Nigerian lifestyle furniture-line, Ile Ila: House of Lines, recently sent us images from their new ad campaign featuring Nigerian singer, songwriter (and graphic designer) Adekunle Gold.
The images showcase their full collection of aso oke chairs as well as the Ile Ila arm chairs, with each one ‘wearing’ a different style of fabric from which the chairs draw their names and meanings. According to an official press release,
“…Cultural Identity is paramount, at ilé Ilà, each chair is named based on its aesthetic . Àràbà – aged tree, Òkín – the majestic peacock or Alààfíà – peace on this house, each chair is a proud celebration.
Our ‘Reception chair’ is influenced by the ‘Victorian reading chair’, this was a period from 1847 till 1901 and was considered a period of peace, prosperity, refined sensibilities and grand excess or ornamentation.
Our ‘Gran-Pa’ chair design is influenced by the post-war modern movement. This was a period between 1935 till 1975. It was known as the “Golden age” of design, in which advancements in technology, materials, and society helped shape a period of ‘innovation’ and ‘advancement’ in architecture, art and design that was synonymous with the prosperity and inherent optimism of this.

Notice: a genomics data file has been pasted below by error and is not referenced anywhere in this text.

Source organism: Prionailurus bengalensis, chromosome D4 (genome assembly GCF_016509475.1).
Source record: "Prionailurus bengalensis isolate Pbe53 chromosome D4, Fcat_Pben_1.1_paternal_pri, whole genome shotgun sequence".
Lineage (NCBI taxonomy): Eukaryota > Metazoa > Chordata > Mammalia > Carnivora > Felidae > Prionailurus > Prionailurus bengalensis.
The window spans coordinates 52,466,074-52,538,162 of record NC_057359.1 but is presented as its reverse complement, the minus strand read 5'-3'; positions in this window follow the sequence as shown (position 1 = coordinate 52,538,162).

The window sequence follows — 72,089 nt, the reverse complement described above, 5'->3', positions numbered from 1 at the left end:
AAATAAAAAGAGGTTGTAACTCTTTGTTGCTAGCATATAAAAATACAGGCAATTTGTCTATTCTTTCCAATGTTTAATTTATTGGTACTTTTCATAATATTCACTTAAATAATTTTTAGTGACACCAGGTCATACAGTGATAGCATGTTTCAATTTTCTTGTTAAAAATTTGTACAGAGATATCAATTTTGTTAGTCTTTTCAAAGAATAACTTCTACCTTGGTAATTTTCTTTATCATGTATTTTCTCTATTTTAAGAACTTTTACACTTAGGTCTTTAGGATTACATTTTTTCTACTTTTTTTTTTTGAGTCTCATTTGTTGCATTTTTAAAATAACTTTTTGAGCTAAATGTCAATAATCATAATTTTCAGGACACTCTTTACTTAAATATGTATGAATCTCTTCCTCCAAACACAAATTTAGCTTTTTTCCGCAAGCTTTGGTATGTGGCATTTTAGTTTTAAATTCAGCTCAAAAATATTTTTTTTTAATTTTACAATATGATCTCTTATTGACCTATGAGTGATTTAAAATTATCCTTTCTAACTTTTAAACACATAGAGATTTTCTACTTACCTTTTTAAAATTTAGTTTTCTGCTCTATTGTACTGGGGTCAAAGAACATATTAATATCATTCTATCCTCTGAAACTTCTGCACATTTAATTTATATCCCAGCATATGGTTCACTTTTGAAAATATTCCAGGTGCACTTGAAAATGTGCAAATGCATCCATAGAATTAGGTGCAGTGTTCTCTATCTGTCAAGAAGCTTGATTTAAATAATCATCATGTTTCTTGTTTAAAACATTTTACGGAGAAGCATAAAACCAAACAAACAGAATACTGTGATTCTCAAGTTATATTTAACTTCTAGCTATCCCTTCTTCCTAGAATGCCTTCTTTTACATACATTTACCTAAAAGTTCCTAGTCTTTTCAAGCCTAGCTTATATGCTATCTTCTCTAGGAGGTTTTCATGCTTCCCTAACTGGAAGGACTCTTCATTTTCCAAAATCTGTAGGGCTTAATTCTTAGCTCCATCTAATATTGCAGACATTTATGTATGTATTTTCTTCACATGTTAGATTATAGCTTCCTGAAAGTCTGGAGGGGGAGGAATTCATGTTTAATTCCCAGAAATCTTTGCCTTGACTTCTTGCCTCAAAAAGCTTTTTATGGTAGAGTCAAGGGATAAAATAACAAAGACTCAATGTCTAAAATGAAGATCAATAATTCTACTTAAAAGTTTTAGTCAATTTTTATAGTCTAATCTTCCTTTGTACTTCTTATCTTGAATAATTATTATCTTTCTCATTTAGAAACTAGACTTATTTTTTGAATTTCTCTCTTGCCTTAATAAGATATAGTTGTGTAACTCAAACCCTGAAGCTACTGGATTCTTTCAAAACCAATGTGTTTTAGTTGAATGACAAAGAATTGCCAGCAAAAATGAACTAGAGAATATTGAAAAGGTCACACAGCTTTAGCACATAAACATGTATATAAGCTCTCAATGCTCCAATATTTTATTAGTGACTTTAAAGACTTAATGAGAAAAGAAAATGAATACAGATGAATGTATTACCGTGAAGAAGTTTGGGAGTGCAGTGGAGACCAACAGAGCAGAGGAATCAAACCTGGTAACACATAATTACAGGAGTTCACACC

As we formally launch the furniture-line, we are very honoured that Adekunle Gold, who is a pioneer in celebrating ‘African culture’ in an ‘Urban context’ is our Muse, collectively showing what can be achieved with the diversity of our design aesthetic and celebration of culture.”
Here’s a short video previewing the photoshoot, followed by a look at the collection.
ABOUT ILE ILA
Ilé-Ilà was created by Tosin Oshinowo, the Architect behind the design and execution of the Maryland Mall.
As an Architect, she has a natural affinity towards product design. She is particularly interested in the functionality of chairs, but also placing them in a Nigerian_African Identity context.
Ironically, her aesthetic for Architecture is minimalist using mute colours, however, her expression with the chairs is a bright explosion of colour.
Her interest in West African Fabrics and Hard Woods has formed the basis in the expression of this identity. In particular, the collage of Asò Oké encapsulating history into upholstery is what makes this furniture-line exciting and different.
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